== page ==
Anti-fracking activist and filmmaker Josh Fox spoke to an audience at SUNY New Paltz last night, urging New York Governor Andrew Cuomo to ban fracking.
Gasland and Gasland 2 filmmaker Josh Fox, banjo in hand, spoke to a filled lecture hall at the State University of New York at New Paltz. His presentation came on the one-year anniversary of Hurricane Sandy. Fox took the opportunity of the anniversary to tweet a photo of the New Paltz audience at Cuomo and President Obama, typing, “we're from New Paltz, #notfromgasland. #endclimatesilence.
It’s been nearly a year since the administration of New York Governor Andrew Cuomo announced that the state health commissioner would conduct a review to determine whether hydrofracking could be done safely in New York. Since then, little information has been released on the on going study. Now, an anti-fracking group is suing the state to find out what exactly is being reviewed.
President Obama is planning on visiting upstate New York next week to promote an education plan. But whenever a major politician visits the region, the issue of fracking is often on the agenda, whether they like it or not.
In the summer of 2008, then Governor David Paterson and the legislature imposed an actual moratorium in New York on the gas drilling process known as hydrofracking. After it expired, Governor Cuomo’s environmental agency began an extended review. That study has never been completed. For the past 10 months, a decision has been put on hold while Governor Cuomo’s health commissioner conducts what he says is a health review. No details have been revealed.
Brian Sampson, with the pro-business group Unshackle Upstate, calls it “paralysis by analysis.”
“It’s very disingenuous to the people to say that here we are five years later and we haven’t been able to make a decision,” Sampson said.
A veteran from New York is in Washington, D.C. this week to tell members of Congress that energy policy must change to protect the United States. He says he plans to impress upon them the benefits of fracking.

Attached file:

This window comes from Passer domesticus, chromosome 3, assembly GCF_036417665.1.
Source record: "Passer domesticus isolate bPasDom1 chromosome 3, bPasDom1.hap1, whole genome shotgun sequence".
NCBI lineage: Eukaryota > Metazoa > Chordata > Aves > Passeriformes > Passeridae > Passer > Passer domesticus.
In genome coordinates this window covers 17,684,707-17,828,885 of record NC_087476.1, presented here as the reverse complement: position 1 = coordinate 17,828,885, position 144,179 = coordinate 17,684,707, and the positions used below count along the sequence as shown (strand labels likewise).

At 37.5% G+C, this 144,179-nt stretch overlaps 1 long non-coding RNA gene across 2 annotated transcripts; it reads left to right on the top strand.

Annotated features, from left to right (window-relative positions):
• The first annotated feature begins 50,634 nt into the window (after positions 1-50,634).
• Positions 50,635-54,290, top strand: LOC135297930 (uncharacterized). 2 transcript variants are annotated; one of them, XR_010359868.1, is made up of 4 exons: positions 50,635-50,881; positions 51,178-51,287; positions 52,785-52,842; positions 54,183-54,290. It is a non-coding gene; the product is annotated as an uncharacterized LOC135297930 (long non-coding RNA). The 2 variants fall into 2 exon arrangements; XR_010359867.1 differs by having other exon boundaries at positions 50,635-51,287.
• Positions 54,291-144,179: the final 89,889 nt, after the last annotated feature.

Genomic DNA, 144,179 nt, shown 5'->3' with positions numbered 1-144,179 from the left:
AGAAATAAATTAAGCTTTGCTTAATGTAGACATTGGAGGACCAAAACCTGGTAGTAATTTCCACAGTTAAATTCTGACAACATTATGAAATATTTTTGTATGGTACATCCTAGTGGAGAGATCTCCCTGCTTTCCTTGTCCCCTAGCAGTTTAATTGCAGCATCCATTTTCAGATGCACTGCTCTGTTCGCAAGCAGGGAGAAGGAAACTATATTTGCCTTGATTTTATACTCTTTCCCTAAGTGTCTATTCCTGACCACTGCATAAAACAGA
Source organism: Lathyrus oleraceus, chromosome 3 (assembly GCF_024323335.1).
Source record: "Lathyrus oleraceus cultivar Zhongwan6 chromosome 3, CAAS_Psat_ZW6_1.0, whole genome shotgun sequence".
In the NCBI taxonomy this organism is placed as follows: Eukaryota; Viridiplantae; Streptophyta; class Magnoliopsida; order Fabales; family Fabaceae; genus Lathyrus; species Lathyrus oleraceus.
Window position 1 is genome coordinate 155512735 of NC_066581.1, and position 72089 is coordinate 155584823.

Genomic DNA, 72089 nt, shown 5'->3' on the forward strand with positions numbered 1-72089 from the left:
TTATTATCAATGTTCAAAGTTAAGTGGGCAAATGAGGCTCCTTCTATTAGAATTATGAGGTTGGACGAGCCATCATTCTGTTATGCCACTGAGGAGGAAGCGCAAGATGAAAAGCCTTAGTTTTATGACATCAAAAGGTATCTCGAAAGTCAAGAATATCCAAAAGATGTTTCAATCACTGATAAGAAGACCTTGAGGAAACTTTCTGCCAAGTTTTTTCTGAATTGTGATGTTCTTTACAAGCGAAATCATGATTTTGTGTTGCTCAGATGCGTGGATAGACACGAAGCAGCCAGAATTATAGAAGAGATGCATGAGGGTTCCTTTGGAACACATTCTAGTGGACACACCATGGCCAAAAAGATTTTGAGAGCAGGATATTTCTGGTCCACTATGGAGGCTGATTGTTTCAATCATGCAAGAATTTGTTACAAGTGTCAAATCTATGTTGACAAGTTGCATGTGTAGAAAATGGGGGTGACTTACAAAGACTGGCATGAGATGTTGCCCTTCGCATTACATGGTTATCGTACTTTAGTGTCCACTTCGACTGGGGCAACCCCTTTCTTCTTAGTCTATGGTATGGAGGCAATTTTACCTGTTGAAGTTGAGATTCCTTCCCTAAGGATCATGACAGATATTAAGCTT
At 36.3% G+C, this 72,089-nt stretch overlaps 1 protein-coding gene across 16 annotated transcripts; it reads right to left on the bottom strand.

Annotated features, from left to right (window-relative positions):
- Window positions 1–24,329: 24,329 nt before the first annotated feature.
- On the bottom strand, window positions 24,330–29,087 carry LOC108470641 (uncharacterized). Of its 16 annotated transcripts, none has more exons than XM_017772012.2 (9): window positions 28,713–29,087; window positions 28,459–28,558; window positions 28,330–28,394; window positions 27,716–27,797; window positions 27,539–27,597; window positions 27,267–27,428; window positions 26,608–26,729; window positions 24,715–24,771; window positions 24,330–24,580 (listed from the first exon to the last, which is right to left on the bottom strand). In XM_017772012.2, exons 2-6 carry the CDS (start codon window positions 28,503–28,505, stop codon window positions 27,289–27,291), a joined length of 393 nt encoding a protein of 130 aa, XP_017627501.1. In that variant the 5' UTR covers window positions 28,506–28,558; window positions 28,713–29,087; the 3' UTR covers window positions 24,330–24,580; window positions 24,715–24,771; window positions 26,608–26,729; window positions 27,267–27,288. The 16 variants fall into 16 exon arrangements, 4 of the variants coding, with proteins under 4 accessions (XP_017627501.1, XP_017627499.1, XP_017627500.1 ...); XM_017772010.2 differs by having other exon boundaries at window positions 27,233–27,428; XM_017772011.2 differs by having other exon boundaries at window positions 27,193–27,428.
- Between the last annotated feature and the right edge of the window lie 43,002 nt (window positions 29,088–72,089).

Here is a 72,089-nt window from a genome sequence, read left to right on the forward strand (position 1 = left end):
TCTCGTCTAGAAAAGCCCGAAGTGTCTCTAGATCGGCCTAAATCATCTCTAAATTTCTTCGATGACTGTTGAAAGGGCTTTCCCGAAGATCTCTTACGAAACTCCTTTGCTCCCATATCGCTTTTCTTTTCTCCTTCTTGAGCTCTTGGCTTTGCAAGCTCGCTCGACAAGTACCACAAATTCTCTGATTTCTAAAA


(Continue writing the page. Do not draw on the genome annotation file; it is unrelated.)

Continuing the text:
Retired Army Sergeant First Class Charles Baranyai says he will join volunteer veterans from across the country from Vets4Energy - a group that advocates for energy policies to sustain national security. Baranyai hopes to accomplish the following:
VESTAL, N.Y. (AP) — Big energy companies have been trying for five years to tap the riches of the Marcellus Shale in southern New York. They promise thousands of jobs, economic salvation and an abundant, clean-burning source of fuel.
But for all its political and financial clout, the industry hasn't been able to get its foot in the door. One reason: Folks like Sue Rapp and Vera Scroggins are in the way.
It’s something few people think about, but all that natural gas and other fossil fuels being produced by hydrofracking has to be stored somewhere before it gets to the consumer. Often used for the job: underground salt caverns like the ones near Watkins Glen in the Finger Lakes. Now an out of state company wants to expand storage there, a plan some local residents call risky.
Gasland, an Oscar nominated documentary, has become an often quoted and viewed source for those opposed to hydraulic fracturing for natural gas in New York and elsewhere, and has been soundly criticized by those who support the drilling.
A new report says U.S. oil and gas reserves are up by about a third - that number rise higher thanks to hydraulic fracturing. The paper released by the Energy Information Administration, the research branch of the U.S. Energy Department, says that reserves of oil and gas that can be developed using current technology are up 35 percent this year from 2011.